This one is sort of a unique selection. I really don’t think its so much the trailer as it is the premise of the book and the part where a zombie gruesomely latches on to a unicorn and I instinctively scream at the top of my lungs in the library when it happens. You should see how many of the students jump after that one. Watch the trailer. You’ll know what I’m talking about. Feel free to steal my weirdness.
6. Num8ers by Rachel Ward
Another one that I couldn’t get in the hands of the students as fast as I thought it should with such an interesting plotline. Not an amazing piece of cinematography but great questions asked by the producers to put the audience in the shoes of the character in the book.
7. Hush, Hush by Becca Fitzpatrick
This one gets the female students all up in a tizzy. Fallen angels, forbidden love, and a shirtless, toned angel falling from the sky. Another great opportunity to hit up some media literacy skills and talk about how the media will often use scenes such as this to invoke interest in their product.
8. Fallen by Lauren Kate
I can see why this was a book video award finalist. Does a great job of telling what the book is about but at the same time leaving the audience asking “What is this book really about?” with quick images of different things that only someone who has read the book would understand.
Bonus Picks! (And you thought I was really going to do a top eight list…sheesh!)
One might say that I added these two because I am infatuated with Lauren Oliver. After meeting her at last year’s OELMA conference one would have a strong argument towards that but honestly that is not the case.
9. Liesl & Po by Lauren Oliver
This book is geared towards younger students but it does have a unique feature to it that is worth mentioning in this post. The song used in this trailer was apparently created for the trailer, which I find extremely interesting and a possible trend we might see in the future. The song and video are awesome and the lyrics appear to do a decent job of telling what the book is about. I sometimes serenade to my wife this song when we go on road trips. She loves it. ☺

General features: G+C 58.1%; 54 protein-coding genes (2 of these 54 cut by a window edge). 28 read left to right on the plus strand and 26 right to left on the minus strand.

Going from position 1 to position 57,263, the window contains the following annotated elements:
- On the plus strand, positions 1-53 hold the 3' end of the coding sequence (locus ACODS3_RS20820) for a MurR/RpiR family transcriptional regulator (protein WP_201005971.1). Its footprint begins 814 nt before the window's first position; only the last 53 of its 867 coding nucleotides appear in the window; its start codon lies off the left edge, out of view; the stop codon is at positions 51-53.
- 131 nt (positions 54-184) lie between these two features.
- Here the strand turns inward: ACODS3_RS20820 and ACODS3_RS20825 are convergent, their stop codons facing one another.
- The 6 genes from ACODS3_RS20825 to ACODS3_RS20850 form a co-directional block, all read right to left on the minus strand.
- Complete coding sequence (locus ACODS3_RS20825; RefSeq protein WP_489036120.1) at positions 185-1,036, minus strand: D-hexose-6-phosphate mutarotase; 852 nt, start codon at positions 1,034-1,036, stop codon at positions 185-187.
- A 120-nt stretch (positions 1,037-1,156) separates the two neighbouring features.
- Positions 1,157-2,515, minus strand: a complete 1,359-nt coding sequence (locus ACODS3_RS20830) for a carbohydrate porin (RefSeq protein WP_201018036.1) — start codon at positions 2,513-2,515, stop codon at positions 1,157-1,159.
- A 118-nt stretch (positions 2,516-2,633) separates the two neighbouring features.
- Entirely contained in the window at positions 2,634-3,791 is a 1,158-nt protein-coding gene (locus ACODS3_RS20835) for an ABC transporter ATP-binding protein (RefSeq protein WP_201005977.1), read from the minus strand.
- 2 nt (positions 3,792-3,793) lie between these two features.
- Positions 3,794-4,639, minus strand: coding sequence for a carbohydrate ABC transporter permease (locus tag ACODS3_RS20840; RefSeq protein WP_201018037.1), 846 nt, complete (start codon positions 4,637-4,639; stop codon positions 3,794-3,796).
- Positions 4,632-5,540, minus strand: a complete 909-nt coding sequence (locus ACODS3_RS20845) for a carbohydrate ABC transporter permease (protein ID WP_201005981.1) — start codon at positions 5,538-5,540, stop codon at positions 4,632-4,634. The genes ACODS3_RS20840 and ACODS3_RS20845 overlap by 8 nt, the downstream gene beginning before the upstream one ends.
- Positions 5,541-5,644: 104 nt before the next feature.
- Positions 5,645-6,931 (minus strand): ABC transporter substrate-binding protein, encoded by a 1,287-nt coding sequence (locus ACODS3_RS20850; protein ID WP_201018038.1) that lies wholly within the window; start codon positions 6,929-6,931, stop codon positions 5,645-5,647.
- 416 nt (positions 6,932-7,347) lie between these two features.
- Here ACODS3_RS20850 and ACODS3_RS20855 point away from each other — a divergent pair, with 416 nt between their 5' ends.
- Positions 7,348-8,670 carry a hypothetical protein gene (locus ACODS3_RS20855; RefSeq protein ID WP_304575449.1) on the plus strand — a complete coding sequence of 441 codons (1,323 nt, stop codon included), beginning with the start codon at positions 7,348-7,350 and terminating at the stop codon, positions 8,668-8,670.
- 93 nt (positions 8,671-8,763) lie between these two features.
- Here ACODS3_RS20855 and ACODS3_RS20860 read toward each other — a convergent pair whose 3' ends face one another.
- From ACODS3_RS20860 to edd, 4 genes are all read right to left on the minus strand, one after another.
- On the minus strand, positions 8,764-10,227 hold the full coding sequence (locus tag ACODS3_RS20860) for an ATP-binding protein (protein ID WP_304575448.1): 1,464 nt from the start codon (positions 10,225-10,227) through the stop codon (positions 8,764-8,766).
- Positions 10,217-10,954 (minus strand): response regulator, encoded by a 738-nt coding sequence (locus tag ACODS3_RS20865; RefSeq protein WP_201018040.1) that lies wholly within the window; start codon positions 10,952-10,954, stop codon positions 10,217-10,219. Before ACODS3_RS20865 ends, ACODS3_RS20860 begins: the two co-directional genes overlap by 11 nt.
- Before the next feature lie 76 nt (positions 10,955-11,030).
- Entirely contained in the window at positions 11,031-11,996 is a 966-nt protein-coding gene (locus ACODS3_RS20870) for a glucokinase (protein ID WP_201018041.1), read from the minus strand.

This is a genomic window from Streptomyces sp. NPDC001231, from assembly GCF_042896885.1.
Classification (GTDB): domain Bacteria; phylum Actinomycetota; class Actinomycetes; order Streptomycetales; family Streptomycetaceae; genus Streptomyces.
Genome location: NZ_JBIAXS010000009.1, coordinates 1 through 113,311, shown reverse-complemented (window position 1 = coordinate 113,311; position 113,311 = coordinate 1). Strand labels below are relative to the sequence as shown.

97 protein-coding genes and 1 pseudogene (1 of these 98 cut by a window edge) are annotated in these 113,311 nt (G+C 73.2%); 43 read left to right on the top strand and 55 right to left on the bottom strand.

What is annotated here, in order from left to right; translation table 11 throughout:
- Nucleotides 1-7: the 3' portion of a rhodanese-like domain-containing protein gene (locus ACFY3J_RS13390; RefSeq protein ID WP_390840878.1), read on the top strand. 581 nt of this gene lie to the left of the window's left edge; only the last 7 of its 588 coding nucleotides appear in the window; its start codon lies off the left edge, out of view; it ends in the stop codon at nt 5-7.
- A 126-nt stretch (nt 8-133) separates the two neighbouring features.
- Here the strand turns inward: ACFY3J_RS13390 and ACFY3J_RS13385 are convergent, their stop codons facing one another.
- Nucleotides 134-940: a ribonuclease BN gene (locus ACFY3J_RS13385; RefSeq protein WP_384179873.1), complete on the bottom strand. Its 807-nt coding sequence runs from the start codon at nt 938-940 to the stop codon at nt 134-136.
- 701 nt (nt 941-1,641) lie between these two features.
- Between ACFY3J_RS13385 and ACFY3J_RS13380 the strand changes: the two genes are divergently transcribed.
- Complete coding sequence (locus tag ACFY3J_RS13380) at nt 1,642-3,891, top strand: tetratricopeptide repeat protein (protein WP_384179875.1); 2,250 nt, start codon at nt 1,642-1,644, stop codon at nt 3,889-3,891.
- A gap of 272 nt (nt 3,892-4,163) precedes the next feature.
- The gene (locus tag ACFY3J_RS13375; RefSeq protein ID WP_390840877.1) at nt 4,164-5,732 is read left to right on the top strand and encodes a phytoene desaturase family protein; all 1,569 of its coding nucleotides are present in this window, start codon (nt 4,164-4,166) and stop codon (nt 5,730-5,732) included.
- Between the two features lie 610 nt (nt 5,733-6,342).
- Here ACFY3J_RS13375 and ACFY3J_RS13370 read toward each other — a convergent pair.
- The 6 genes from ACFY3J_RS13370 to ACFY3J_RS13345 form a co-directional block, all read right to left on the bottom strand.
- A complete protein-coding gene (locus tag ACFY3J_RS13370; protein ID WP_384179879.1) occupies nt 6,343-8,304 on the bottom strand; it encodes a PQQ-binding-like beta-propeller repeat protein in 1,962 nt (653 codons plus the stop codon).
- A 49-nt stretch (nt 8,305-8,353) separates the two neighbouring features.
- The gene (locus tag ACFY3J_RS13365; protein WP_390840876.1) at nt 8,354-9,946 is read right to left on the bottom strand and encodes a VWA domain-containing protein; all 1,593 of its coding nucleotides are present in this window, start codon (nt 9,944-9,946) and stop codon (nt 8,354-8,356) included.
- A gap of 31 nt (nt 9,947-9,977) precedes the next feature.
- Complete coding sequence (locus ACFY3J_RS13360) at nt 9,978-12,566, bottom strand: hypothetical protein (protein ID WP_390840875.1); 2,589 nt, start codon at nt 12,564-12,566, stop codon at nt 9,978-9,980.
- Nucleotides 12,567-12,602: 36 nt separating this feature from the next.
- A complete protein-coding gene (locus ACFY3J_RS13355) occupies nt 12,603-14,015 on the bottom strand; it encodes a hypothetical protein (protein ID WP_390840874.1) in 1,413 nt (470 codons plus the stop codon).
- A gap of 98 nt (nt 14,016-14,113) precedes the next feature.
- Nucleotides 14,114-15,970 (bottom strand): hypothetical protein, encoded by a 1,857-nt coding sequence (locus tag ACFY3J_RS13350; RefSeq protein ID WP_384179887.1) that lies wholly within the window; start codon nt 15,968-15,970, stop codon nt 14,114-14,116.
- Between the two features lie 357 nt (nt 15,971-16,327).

10. Delirium by Lauren Oliver
Maybe its just Lauren, because she’s awesome, but here again we have a unique feature to a book trailer for one of her titles. This book is about Love being a disease and society wanting to rid themselves of it. Interesting premise to say the least. The book trailer though takes it a step further to entice its viewers. At the end of the trailer it asks the audience whether or not they would take a cure for love if it was available. The audience then has the option to click on Yes or No. From there it takes you to the final part of the trailer based on what you choose. If that doesn’t pique some interest I don’t know what will.
If you have some of these books in your library I definitely advise you to show the students the book trailers for them. If you are a BYOT school or have mobile devices in your library maybe you can even attach QR codes to the back of the books for the trailers so that the students can watch them at their leisure. There really are some good book trailers to get students reading what you have on your shelves. Or even go double your money as I have by incorporating some media literacy skills in your showing. Either way take advantage of what technology and Al Gore has brought to us. Your 21st century kids will love you for it!